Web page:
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Critical PrintNightmare RCE Vulnerability Exploitable in Fully Patched Systems

CVE-2021-1675 remains exploitable as privilege escalation and remote code execution after June Tuesday Patch


On June 8, 2021, Microsoft released their June Tuesday Patch that included a patch for the CVE-2021-1675 (now being referred to as “PrintNightmare”) critical vulnerability in the Windows Print Spooler service.

Originally, the vulnerability was classified as a privilege escalation vulnerability, but on June 20, 2021, the severity was updated from low to critical (discovery credited to Zhipeng Huo of Tencent Security Xuanwu Lab, Piotr Madej of AFINE and Yunhai Zhang of NSFOCUS TIANJI Lab) with potential for remote code execution (RCE).

Currently, multiple copies of proof-of-concept code have been released for remote code execution that were found to render the June Tuesday Patch ineffective against these exploits.

For details about the Windows Printer Spooler service, please see Microsoft’s official article.

What is the nature of the vulnerability? 

Nicknamed “PrintNightmare,” the vulnerability can allow an authenticated user to execute arbitrary code with SYSTEM privileges that targets Active Directory domain controllers. CVE-2021-1675 was originally identified as only operating as a Privilege Escalation vulnerability, until the released exploit code revealed additional issues.

According to Rapid7, “all domain controllers, even those that are fully patched, are vulnerable to remote code execution by authenticated attackers.”

If the attacker is not authenticated, the vulnerability can still be used to escalate privilege, which could then be used in an attack chain.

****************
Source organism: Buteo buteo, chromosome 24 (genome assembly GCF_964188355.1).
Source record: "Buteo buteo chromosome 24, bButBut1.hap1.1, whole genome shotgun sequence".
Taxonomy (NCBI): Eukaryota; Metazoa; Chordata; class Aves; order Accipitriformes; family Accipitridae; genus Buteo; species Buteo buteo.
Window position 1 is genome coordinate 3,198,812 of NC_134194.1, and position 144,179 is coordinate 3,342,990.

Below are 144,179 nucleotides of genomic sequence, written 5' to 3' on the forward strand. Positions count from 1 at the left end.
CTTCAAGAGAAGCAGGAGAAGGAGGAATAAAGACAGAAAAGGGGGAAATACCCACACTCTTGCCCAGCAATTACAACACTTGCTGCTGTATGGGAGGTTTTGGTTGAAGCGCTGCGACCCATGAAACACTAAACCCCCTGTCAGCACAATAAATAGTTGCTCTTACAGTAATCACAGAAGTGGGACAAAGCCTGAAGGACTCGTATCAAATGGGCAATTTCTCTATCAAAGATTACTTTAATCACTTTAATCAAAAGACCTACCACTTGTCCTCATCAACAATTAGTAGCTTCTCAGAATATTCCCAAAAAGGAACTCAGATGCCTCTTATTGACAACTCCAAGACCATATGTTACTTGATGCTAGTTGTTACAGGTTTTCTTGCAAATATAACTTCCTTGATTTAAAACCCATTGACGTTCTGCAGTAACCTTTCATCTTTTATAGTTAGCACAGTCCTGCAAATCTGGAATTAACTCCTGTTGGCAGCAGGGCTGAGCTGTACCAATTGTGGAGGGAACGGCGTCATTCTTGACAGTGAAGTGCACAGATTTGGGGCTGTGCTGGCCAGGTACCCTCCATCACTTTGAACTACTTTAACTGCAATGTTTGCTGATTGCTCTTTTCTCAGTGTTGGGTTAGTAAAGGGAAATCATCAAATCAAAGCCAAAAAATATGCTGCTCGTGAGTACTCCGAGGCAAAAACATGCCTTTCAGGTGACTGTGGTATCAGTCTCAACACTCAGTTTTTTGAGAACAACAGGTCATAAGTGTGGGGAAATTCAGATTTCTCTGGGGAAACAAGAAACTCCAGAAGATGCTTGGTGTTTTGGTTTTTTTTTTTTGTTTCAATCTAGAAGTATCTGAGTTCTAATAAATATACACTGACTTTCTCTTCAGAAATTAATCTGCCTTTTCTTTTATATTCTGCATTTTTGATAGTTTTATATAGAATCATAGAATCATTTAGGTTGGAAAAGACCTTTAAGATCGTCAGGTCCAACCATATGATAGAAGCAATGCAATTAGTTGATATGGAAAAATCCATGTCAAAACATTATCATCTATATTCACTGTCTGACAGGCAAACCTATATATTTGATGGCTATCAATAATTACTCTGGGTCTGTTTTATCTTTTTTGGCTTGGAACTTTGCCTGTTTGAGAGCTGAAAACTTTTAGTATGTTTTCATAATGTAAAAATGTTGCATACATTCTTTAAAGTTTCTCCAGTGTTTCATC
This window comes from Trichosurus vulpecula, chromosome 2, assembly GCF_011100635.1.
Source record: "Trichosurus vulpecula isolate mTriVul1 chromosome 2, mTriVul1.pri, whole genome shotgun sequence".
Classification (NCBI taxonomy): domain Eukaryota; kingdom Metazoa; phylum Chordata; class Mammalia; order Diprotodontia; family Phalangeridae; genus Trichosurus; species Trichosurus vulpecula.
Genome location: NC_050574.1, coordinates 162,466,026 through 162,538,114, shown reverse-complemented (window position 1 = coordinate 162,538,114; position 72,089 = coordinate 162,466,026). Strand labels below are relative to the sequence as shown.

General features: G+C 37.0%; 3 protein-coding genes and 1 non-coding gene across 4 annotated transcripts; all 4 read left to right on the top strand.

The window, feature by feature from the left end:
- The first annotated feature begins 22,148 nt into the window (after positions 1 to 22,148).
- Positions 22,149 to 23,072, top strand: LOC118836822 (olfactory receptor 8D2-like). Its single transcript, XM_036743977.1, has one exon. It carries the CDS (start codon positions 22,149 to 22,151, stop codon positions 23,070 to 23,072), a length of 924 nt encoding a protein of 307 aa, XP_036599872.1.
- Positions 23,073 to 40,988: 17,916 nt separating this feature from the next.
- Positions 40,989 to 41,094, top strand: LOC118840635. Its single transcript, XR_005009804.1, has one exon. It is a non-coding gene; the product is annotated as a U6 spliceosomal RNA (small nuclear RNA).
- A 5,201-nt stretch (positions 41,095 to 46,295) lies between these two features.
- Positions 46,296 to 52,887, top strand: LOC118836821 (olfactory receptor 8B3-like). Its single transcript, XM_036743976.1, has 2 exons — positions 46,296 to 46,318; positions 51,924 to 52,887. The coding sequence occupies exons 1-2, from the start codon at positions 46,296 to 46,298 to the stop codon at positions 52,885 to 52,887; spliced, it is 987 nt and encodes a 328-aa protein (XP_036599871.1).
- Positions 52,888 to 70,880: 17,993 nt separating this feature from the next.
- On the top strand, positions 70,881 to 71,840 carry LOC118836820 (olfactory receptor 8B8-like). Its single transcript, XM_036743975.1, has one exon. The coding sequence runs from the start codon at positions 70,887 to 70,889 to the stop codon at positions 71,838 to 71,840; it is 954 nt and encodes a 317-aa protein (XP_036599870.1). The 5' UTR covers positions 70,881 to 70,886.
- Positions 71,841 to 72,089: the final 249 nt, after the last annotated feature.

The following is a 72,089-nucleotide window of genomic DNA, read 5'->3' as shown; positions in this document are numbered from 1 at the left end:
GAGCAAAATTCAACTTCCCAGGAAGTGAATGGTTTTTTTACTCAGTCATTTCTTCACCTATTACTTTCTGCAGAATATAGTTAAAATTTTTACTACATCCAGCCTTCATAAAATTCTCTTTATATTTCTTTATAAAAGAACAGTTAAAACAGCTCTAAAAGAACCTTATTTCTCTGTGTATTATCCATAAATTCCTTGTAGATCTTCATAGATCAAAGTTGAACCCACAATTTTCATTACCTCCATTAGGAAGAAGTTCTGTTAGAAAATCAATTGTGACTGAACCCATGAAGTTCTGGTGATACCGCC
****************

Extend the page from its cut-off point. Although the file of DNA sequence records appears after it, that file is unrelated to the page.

There are no official practical mitigations for this vulnerability yet. Recommendations from CERT and Microsoft, among others, include disabling the Windows Printer Spooler service in Domain Controllers and other systems that do not print. Microsoft’s how-to guides suggest that, “the best way to do this is using a Group Policy Object.”

Disabling the Print Spooler service may result in unintended loss of functionality, specifically the loss of print pruning on Domain Controllers. It is recommended to periodiocally manually prune stale print queue objects if the Print Spooler service is disabled.

Disable Spooler Service via Windows Command-Line (3 Options):

  • net stop spooler
  • Stop-Service Spooler
  • REG ADD  “HKLMSYSTEMCurrentControlSetServicesSpooler”  /v “Start ” /t REG_DWORD /d “4” /f

Uninstall Print-Services:

  • Uninstall-WindowsFeature Print-Services

With PowerShell (2 Options):

  • Stop-Service -Name Spooler -Force
  • Set-Service -Name Spooler -StartupType Disabled


Other than disabling the service, monitoring rules can be utilized. Sigma rules on GitHub are available that look for anything being written to or executed/loaded from subfolders of C:/Windows/System32/spool/drivers/x64/3.

We have found that some environments use this folder, as well as the subfolders of /new/ and /old/, legitimately, so we advise validating any DLLs that are in the 3 folder or below by hash.

The following PowerShell command may also be used to help find exploitation attempts:

  • Get-WinEvent -LogName ‘Microsoft-Windows-PrintService/Admin’ | Select-String -InputObject {$_.message} -Pattern ‘The print spooler failed to load a plug-in module’


Cybersecurity & Infrastructure Security Agency’s article

Tenable’s Blog article

Microsoft’s documentation on Printer Spooler security assessments

Carnegie Mellon University’s article

Rapid7’s Blog article

GitHub resource on PrintNightmare (link since removed by Github)

Sigma’s rule logic on GitHub

Novacoast’s security advisory on the June Tuesday Patch

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